Thursday, October 28, 2010

Guest Post: Bea from Bea's Book Blog Talks About Halloween

Today, as part of the 10 Days of Halloween celebration, I'm fortunate to have Bea from Bea's Book Blog here at Book Infinity to share her thoughts on Halloween!

Thanks Bea for sharing your thoughts! (And isn't her picture adorable? :))

Halloween and storytelling, for me personally, have always been closely linked. When I was growing up, every changing leaf during October was a sign that it was almost time to write my corresponding Halloween story. One of the first ones I ever wrote was about a tennis shoe that—much like Frankenstein (minus pretty much everything in Frankenstein)—came alive and terrorized its owner until its tragic and untimely demise at the hands of a deftly wielded butter knife. Don’t tell me, don’t tell me, I know: Next Great American novel.*

Recalling those pivotal moments of my childhood Halloween stories got me thinking about the larger relationship between stories and Halloween as well. Halloween, for me, is not so much about fear or the magnetism of the macabre: It is about exploration and experimentation. No other holiday encourages participants to shed their everyday skins in favor of someone (or something) else’s quite like Halloween.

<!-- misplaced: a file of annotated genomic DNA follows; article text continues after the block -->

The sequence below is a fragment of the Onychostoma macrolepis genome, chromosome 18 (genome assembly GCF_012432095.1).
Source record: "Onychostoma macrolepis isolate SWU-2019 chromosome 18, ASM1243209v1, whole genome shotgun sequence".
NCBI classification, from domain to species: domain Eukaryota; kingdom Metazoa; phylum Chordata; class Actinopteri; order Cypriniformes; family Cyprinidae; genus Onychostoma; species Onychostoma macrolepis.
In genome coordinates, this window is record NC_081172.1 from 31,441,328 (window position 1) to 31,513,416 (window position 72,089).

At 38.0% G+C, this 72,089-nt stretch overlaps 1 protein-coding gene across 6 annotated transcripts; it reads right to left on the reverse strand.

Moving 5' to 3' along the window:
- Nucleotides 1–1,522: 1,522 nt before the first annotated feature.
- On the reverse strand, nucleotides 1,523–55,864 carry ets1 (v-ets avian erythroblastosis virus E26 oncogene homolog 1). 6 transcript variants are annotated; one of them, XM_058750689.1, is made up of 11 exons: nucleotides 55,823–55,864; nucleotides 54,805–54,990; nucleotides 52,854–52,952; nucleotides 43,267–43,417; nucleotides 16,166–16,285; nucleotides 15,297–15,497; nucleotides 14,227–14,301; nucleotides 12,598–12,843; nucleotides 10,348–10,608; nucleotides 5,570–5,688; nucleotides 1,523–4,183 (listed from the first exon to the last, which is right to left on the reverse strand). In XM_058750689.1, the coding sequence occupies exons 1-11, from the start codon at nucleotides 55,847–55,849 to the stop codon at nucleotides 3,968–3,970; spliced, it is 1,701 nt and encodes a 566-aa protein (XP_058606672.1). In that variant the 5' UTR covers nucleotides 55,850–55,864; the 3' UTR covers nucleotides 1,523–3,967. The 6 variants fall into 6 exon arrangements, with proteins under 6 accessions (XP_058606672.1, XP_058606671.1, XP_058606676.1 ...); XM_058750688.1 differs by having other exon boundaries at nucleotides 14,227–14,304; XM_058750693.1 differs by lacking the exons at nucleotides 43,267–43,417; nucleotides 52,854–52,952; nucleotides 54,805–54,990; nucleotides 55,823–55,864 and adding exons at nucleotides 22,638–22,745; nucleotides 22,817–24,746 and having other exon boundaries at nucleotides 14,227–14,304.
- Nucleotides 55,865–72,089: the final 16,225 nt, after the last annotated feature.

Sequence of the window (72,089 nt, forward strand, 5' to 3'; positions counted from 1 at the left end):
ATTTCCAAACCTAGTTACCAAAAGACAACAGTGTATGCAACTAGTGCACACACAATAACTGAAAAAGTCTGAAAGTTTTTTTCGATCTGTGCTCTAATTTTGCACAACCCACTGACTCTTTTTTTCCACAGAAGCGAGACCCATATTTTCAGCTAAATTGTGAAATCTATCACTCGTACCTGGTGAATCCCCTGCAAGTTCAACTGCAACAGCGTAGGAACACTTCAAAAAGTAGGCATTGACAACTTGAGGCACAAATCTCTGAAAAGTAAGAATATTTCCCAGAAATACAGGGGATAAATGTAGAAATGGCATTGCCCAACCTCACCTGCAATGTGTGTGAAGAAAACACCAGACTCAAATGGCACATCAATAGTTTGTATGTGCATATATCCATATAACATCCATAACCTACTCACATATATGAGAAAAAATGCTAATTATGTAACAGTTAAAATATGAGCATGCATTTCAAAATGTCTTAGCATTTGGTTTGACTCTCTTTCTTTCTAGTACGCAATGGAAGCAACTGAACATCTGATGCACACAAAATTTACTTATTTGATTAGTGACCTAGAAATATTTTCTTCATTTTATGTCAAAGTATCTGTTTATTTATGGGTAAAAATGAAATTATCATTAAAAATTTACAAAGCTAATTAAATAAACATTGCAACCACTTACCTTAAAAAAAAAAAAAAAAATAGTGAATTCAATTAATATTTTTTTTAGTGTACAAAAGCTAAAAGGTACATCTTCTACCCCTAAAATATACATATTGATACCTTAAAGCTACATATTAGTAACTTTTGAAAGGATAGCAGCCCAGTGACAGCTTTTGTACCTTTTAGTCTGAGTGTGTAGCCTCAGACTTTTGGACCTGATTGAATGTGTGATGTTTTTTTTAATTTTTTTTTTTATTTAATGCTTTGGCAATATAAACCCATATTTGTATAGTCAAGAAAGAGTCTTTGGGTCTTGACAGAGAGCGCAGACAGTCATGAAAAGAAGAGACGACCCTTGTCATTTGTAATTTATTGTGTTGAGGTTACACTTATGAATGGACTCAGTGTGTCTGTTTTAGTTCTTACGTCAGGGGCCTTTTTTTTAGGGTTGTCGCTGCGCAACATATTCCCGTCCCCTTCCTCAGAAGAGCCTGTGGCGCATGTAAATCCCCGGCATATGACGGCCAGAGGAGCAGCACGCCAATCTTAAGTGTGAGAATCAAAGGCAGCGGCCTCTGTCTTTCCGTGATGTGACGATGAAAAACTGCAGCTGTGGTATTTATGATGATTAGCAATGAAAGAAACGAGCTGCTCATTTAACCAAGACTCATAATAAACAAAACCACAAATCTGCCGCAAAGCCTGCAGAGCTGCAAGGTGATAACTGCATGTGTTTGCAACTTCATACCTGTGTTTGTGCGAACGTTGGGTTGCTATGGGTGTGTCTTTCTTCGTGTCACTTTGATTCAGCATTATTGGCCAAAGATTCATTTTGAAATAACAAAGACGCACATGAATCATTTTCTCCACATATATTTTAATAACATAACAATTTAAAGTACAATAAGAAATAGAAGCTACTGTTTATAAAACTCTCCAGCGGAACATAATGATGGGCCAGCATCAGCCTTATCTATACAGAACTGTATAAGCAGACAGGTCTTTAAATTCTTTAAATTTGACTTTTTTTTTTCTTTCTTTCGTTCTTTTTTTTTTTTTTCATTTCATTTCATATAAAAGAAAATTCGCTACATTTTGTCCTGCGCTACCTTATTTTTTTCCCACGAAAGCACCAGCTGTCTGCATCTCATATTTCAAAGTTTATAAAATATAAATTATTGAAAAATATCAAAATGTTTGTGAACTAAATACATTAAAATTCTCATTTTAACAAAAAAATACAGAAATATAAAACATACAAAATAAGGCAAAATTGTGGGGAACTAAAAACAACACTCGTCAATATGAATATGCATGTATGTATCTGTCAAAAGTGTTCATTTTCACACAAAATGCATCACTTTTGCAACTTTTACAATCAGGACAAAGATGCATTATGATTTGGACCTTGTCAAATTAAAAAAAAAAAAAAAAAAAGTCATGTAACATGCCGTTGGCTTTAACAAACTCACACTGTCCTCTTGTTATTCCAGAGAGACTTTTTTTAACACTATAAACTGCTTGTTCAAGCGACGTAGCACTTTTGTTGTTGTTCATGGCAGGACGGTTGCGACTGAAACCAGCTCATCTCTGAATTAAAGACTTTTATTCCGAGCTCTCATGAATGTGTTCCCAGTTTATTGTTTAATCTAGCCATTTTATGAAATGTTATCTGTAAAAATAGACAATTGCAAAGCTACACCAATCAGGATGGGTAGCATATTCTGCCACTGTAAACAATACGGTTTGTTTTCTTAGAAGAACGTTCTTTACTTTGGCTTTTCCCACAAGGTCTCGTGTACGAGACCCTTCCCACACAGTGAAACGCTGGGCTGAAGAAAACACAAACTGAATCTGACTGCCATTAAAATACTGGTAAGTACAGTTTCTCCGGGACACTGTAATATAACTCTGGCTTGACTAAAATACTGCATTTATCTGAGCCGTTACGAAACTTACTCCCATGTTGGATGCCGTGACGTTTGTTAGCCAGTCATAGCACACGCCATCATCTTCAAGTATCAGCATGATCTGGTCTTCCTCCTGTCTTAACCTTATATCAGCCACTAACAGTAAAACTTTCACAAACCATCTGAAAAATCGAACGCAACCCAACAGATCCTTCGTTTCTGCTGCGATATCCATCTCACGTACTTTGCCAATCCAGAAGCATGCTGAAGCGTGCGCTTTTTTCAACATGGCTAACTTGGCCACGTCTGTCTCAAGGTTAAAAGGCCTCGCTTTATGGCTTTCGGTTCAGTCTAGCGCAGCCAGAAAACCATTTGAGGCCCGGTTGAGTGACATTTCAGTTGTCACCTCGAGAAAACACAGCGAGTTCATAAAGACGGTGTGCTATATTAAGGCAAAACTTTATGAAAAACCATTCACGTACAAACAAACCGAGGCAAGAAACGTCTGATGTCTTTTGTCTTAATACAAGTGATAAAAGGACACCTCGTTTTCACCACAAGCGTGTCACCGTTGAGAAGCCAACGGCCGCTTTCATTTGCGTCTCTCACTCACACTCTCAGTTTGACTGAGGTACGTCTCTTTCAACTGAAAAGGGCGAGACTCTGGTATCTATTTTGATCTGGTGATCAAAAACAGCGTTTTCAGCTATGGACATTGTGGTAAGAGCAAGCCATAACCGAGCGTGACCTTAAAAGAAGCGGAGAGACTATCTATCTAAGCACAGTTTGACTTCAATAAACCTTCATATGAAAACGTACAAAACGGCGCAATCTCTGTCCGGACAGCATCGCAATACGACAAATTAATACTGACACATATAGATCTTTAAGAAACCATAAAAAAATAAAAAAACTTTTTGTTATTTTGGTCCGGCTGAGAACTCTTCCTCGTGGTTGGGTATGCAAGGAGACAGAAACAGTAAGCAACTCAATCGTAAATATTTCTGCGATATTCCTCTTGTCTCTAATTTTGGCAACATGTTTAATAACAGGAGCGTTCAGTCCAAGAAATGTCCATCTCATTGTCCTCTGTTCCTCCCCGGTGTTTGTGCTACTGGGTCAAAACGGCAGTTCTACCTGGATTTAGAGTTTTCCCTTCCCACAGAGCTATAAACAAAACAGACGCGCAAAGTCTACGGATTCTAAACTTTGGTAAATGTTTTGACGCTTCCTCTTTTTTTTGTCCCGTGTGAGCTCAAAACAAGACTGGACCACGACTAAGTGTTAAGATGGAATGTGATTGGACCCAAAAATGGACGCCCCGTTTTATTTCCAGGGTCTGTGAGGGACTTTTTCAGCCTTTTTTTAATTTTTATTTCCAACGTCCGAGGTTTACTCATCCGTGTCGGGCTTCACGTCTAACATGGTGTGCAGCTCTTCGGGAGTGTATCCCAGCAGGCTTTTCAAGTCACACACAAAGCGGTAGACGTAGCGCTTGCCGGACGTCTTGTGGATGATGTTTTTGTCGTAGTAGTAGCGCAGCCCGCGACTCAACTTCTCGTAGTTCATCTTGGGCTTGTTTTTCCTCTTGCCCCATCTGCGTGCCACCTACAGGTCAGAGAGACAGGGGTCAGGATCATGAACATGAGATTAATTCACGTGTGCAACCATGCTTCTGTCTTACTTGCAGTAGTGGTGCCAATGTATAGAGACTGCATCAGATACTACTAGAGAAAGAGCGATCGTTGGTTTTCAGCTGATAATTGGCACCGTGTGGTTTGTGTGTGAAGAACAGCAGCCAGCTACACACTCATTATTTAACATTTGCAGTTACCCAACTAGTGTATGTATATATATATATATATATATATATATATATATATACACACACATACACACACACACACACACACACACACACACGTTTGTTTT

In contemporary celebrations, Halloween swings wide the doors into another realm of lived experience: We can “know” what it’s like to be Lady Gaga for an evening (hopefully minus the meat dress; I hear that’s a pain to store and results in one stanky limo ride). Or Harry Potter. Or a rockstar. Or a zombie. Or a strange and beguiling amalgamation of all four. Halloween allows us to experience what’s it’s like to “be” someone else, and allows us to explore those hidden facets of our own personalities. When we want to do this on any other day of the year, we read.

This ability to peek into the lives of others is perhaps the most striking similarity between stories and Halloween. The fact is that narratives help us make sense of our world, our experiences, and the lives of others. In fact, almost everything we say is a story: Whether it’s describing what happened at the grocery store while standing in line, planning a weekend ski-trip, or writing a college application letter, we are partaking in the grand tradition of storytelling, and Halloween is no exception.

And now, for the most important part of this blog post: What are your Halloween traditions? Do you still dress up? What are you going as?


*I’m not kidding. I really believe in this story.
**Actually, yes I am kidding.


Awesome post, so happy to have you here Bea! Go over and check out here blog here if you want to hear more from her!

1 comment:

  1. What a cool post! I like the idea that Halloween allows you to be someone else - to walk in another person's shoes. It makes dress-up sound more refined. I haven't dressed up in years. I'm too lazy to bother. But this is a good reason to do so.


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